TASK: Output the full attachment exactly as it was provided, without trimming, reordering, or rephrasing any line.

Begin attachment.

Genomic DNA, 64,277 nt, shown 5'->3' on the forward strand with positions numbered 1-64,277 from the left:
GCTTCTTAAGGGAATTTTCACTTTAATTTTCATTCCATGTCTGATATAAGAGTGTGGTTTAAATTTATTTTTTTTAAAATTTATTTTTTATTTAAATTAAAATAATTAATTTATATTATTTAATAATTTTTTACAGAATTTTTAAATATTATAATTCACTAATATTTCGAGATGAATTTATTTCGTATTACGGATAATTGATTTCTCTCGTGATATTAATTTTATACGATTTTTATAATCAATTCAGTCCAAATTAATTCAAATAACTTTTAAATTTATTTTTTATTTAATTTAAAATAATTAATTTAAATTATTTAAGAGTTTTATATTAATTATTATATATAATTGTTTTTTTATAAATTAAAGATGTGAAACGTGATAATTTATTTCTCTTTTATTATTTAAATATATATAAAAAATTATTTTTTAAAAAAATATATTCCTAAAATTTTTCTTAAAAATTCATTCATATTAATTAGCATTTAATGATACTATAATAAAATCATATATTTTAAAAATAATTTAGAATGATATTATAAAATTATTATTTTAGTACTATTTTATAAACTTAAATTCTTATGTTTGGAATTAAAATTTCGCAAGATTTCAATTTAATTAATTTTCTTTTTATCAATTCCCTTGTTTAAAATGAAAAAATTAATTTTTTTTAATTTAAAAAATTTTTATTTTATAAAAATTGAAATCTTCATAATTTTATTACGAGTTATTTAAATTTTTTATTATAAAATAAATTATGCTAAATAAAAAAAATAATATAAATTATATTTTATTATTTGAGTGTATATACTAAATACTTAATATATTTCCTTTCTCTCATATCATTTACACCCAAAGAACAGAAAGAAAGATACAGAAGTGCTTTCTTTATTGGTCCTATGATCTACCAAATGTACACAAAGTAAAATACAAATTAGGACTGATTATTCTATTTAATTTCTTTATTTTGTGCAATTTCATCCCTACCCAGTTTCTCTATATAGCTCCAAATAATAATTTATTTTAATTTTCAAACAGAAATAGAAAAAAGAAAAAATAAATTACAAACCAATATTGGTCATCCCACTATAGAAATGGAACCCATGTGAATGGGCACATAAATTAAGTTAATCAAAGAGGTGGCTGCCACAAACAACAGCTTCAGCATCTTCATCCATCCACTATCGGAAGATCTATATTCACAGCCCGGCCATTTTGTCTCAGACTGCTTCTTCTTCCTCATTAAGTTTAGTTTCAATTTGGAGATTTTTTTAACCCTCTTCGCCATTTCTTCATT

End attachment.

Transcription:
Genomic DNA, 64,277 nt, shown 5'->3' on the forward strand with positions numbered 1-64,277 from the left:
GCTTCTTAAGGGAATTTTCACTTTAATTTTCATTCCATGTCTGATATAAGAGTGTGGTTTAAATTTATTTTTTTTAAAATTTATTTTTTATTTAAATTAAAATAATTAATTTATATTATTTAATAATTTTTTACAGAATTTTTAAATATTATAATTCACTAATATTTCGAGATGAATTTATTTCGTATTACGGATAATTGATTTCTCTCGTGATATTAATTTTATACGATTTTTATAATCAATTCAGTCCAAATTAATTCAAATAACTTTTAAATTTATTTTTTATTTAATTTAAAATAATTAATTTAAATTATTTAAGAGTTTTATATTAATTATTATATATAATTGTTTTTTTATAAATTAAAGATGTGAAACGTGATAATTTATTTCTCTTTTATTATTTAAATATATATAAAAAATTATTTTTTAAAAAAATATATTCCTAAAATTTTTCTTAAAAATTCATTCATATTAATTAGCATTTAATGATACTATAATAAAATCATATATTTTAAAAATAATTTAGAATGATATTATAAAATTATTATTTTAGTACTATTTTATAAACTTAAATTCTTATGTTTGGAATTAAAATTTCGCAAGATTTCAATTTAATTAATTTTCTTTTTATCAATTCCCTTGTTTAAAATGAAAAAATTAATTTTTTTTAATTTAAAAAATTTTTATTTTATAAAAATTGAAATCTTCATAATTTTATTACGAGTTATTTAAATTTTTTATTATAAAATAAATTATGCTAAATAAAAAAAATAATATAAATTATATTTTATTATTTGAGTGTATATACTAAATACTTAATATATTTCCTTTCTCTCATATCATTTACACCCAAAGAACAGAAAGAAAGATACAGAAGTGCTTTCTTTATTGGTCCTATGATCTACCAAATGTACACAAAGTAAAATACAAATTAGGACTGATTATTCTATTTAATTTCTTTATTTTGTGCAATTTCATCCCTACCCAGTTTCTCTATATAGCTCCAAATAATAATTTATTTTAATTTTCAAACAGAAATAGAAAAAAGAAAAAATAAATTACAAACCAATATTGGTCATCCCACTATAGAAATGGAACCCATGTGAATGGGCACATAAATTAAGTTAATCAAAGAGGTGGCTGCCACAAACAACAGCTTCAGCATCTTCATCCATCCACTATCGGAAGATCTATATTCACAGCCCGGCCATTTTGTCTCAGACTGCTTCTTCTTCCTCATTAAGTTTAGTTTCAATTTGGAGATTTTTTTAACCCTCTTCGCCATTTCTTCATT